Matthew McConaughey Plays an Inadvertent AIDS Activist in 'Dallas Buyers Club'
The mobile framing in this film, so insistent, so aggressive throughout this experience, helps to sustain not only your emotional investment but also your understanding of what's at issue here.
Dallas Buyers Club begins in motion. More accurately, it begins in darkness, with sounds of motion, specifically, the breathing and moaning of two people having sex. As they come into view, moving, the camera moves too, as if trying to improve its view, framing and reframing the couple in a stall, the walls tall and wooden, the slats allowing narrow slivers of light.
The girl in this moment is never named or even very visible, beyond the facts of her long hair and slender figure. The man, in cowboy hat and baggy blue jeans, emerges into the better lit, more public space of the rodeo on which he's laying bets, his own figure alarmingly thin, his face drawn, and his coughing noisy. Ron Woodroof (Matthew McConaughey) is sick, you know, even as he refuses to. And again and again in Jean-Marc Vallée's movie, that refusal is realized in motion, Ron's own, as he dashes from the rodeo premises in this first sequence, chased and then beaten bloody by a bunch of cowboys to whom he owes money, and also the camera's. Like Ron, it can't keep still, as if looking for another option around a next corner, looking down a street even as the view is ever bordered.
These first perspectives are set in 1985 Dallas, where Ron believes his horizon, even if he can't see it yet, remains before him. When, following his beating, he's delivered to a hospital emergency room, he hears from a couple of doctors that he's HIV-positive. In his place and time, that amounts to calling him a "faggot," and he takes exactly the sort of umbrage you might expect. Perched on the exam table where the fluorescent lighting makes his pallor even more ghastly, Ron berates the doctors who stand earnest and blank-faced before him, both Eve Saks (Jennifer Garner) and Sevard (Denis O’Hare). He gestures and stomps, he refuses to hear that he has just 30 days to live. Stomping out of the room, he heads directly back into his life, such as it is, drinking, snorting drugs, and having sex with anonymous girls, or at least watching his buddy do it.
It's this last that worries Ron. When he can't quite get back in motion, when he lapses into exhaustion, can't pay rent on his trailer, and his body fails him in any number of ways, Ron begins to rethink the diagnosis, even to take it seriously. And so he grinds into another kind of motion, pursuing the yet-unapproved drugs he's been told might help him, end-running around the blind trials and paying hospital workers for illegal supplies. His scamming worries Eve, who prefers to believe in the fundamental if extremely limited morality of the trials; it also impresses Rayon (Jared Leto), a fellow scammer who tends to wear sheer dresses and eye shadow.
It's this threeway relationship that drives Dallas Buyers Club from here. As Ron pursues life, he discovers, through his research into the rudimentary sources available in 1985 that the FDA is corrupt, that alternatives exist, that hope depends not on faith in people looking to profit from drugs contracts, but in skepticism, in constant motion, pressing ahead, driving and scamming. That Ron comes to these realizations out of desperation doesn't make them any less significant or effective, and as he engages Rayon in his efforts, he comes to see beyond his own initially, so dreadfully limited horizon.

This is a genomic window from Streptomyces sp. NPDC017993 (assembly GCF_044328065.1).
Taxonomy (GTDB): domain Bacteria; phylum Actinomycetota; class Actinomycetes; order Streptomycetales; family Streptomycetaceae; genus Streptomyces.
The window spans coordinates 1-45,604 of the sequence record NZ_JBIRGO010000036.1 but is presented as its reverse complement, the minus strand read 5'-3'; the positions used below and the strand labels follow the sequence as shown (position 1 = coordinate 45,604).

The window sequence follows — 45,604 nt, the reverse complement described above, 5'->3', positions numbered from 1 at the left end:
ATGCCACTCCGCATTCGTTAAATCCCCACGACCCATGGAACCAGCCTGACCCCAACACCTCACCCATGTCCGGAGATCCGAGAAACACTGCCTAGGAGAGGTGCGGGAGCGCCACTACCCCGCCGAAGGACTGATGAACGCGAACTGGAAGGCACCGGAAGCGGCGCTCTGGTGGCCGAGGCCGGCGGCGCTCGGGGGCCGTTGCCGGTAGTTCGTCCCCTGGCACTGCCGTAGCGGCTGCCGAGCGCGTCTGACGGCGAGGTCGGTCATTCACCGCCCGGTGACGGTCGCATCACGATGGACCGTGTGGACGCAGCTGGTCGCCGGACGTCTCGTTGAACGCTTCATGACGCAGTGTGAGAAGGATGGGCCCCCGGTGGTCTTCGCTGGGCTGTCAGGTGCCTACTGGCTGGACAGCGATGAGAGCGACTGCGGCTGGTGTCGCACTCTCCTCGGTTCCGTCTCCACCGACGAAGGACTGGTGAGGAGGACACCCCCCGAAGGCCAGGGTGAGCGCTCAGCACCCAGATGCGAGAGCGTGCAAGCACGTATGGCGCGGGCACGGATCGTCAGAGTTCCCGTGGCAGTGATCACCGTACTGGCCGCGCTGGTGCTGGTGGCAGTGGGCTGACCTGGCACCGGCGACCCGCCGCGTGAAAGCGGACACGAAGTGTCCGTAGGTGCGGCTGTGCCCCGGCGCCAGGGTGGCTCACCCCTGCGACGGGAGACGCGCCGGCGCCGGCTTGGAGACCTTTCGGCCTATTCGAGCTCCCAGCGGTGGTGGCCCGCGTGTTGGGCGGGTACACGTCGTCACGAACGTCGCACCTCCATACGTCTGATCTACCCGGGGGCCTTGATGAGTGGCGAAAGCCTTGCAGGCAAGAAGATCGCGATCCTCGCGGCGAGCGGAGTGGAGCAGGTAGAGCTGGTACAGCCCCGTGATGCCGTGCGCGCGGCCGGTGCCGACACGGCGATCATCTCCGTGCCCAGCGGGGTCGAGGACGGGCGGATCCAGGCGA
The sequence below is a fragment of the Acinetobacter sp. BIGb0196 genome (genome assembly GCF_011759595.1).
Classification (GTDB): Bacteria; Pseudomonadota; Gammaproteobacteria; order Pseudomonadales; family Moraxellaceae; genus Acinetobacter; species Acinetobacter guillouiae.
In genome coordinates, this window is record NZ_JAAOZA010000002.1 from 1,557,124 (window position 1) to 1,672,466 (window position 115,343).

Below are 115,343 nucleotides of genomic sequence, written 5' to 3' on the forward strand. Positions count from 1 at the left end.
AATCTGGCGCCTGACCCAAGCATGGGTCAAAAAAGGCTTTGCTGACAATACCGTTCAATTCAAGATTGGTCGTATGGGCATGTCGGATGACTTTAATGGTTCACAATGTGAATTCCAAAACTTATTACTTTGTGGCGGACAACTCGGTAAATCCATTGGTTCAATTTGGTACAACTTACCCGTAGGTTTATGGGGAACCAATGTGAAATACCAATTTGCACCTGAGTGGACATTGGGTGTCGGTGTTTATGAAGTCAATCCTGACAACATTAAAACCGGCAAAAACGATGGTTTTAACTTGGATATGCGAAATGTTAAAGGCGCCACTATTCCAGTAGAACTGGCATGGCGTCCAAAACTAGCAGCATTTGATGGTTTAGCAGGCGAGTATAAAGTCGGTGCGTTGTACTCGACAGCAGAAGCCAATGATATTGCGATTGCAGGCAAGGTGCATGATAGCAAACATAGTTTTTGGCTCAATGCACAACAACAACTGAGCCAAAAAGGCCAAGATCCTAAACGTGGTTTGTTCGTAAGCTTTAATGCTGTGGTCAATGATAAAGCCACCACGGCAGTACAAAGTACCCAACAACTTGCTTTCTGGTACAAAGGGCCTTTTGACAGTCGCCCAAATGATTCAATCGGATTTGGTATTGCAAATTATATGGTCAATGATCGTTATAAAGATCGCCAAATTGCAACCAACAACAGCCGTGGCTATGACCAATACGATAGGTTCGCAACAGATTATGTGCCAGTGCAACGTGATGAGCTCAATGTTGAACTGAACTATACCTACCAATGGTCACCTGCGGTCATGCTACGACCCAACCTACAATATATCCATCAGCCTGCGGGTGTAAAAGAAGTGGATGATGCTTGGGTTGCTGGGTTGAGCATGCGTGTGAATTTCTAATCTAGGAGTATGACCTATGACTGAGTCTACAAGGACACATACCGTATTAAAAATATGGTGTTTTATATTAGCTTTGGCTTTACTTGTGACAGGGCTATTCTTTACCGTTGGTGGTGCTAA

Ron and Rayon meet in a hospital room, where they await their trial dosage and play a game of cards, a mini gamble at which Rayon proves adept. They forge a partnership when, after a trip to Mexico and an encounter with a Dr. Vass (Griffin Dunne), Ron finds drugs that might not only prolong life but might also be sold. That the business is illegal doesn't provide much of an obstacle for Ron, who does some more research to discover that through a "buyers club," he might provide subscriptions to treatments to clients as eager to stay alive as he is. As Ron recognizes that the majority of his buyers will be people he has long antagonized and whom Rayon can help to reach, Ron changes his own direction, and so finds another way to keep moving.
Just so, the erstwhile raging homophobe comes to see his customers -- people -- as such, not as others against whom he must define himself. It's a feel-good lesson ordained by business practices that are by turns illegal, reckless, and ingenious. As the US government tries to shut Ron down repeatedly, he and his lawyer (Dallas Roberts) repeatedly finagle ways for him to buy drugs overseas and get them back into the States, scheming past all kinds of police, from local law enforcement and the FBI to the medications overseers whose primary interest remains pharmaceutical companies.
As much as Dallas Buyers Club extends a narrative of Ron's transformation, alternately rollicking and poignant, and as much as that narrative remains exquisitely timely, as big pharma and other corporate villains to this day ordain markets and buy up government favor, what makes it most remarkable is the film's delivery of that narrative. Cinematographer Yves Bélanger's relentlessly mobile framing, so insistent, so aggressive throughout this experience, helps to sustain not only your emotional investment but also your understanding of what's at issue here. Time is against Ron and others living with disease, and his need to outrun it, or at least try to keep up, is visible in every movement on screen, in Ron and Rayon's kinetic performances, in Eve's slow coming around, in their own company's simultaneous elusiveness and availability. As these inadvertent activists can't stay still, Dallas Buyers Club makes their sense of urgency vivid.